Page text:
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Distribution and Grasshopper Transmission of Northern Jointvetch Anthracnose in Rice. X. B. YANG, Department of Plant Pathology, University of Arkansas, Fayetteville 72701. D. O. TeBEEST, Department of Plant Pathology, University of Arkansas, Fayetteville 72701, and R. J. SMITH, JR., USDA-ARS, University of Arkansas Rice Research and Extension Center, Stuttgart 72160. Plant Dis. 78:130-133. Accepted for publication 6 October 1993. Copyright 1994 The American Phytopathological Society. DOI: 10.1094/PD-78-0130.

Surveys during 1990-1992 showed that northern jointvetch (Aeschynomene virginica) plants were distributed in patches of various sizes in rice fields. Plant density in individual patches varied from 0.5 to 8.4/m2. Incidence and severity of anthracnose caused by Colletotrichum gloeosporioides f. sp. aeschynomene varied from 0 to 100% among individual patches, indicating that disease development within individual patches was independent of disease development in other patches. High mortality of northern jointvetch plants was observed in some patches. Grasshoppers frequently were observed feeding around or on anthracnose lesions of northern jointvetch. In eight separate experiments, about 20% of the grasshoppers collected from fields with diseased northern jointvetch were infested with the pathogen and transferred the pathogen to healthy plants after feeding. After pathogen-free grasshoppers fed on anthracnose lesions, 65-75% transmitted the pathogen to healthy plants. Grasshoppers (Conocephalus fasciatus and Melanoplus differentialis) may be important vectors in the dispersal of inoculum in northern jointvetch in rice.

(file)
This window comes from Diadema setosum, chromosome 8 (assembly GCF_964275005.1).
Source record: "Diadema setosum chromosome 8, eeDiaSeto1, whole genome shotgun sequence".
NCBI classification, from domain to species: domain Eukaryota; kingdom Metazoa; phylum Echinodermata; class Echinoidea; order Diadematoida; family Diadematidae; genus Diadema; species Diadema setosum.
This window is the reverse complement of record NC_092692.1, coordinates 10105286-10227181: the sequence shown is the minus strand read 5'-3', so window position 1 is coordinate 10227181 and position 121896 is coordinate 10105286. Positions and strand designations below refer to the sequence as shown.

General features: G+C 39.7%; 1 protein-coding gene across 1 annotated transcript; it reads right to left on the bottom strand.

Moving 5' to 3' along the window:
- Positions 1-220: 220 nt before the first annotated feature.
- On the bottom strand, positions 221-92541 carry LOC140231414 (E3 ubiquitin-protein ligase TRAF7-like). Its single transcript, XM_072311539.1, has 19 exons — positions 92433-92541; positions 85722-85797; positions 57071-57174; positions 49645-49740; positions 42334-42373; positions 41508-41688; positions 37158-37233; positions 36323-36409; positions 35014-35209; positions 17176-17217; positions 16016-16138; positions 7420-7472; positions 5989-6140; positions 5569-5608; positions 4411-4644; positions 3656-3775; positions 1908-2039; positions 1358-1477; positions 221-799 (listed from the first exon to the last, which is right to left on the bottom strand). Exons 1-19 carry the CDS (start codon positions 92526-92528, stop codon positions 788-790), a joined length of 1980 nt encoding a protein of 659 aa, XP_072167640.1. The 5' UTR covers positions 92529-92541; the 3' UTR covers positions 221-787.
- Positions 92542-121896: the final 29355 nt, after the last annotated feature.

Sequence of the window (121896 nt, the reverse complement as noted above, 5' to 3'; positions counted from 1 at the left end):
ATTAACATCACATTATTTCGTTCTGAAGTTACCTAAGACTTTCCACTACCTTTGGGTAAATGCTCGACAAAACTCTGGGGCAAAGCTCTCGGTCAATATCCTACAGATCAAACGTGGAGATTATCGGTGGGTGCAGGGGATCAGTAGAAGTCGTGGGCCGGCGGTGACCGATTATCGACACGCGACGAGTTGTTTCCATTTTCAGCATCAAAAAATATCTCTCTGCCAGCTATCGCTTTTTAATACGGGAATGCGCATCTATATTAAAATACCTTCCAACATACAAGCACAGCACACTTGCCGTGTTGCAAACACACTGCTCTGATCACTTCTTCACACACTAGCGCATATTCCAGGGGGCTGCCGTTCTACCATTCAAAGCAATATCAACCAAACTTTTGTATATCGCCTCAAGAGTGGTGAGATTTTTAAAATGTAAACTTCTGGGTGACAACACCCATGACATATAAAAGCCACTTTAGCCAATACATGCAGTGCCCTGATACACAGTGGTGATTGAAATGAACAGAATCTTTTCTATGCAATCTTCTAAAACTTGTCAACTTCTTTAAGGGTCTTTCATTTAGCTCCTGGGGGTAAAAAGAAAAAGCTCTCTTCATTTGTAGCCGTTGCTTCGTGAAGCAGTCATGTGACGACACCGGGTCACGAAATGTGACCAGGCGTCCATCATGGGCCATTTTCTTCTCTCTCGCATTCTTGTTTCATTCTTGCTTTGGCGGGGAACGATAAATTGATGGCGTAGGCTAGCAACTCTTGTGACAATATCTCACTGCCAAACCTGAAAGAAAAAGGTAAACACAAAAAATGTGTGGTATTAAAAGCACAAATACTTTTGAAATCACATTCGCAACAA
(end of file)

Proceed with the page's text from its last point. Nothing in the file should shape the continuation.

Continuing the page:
Keyword(s): biological control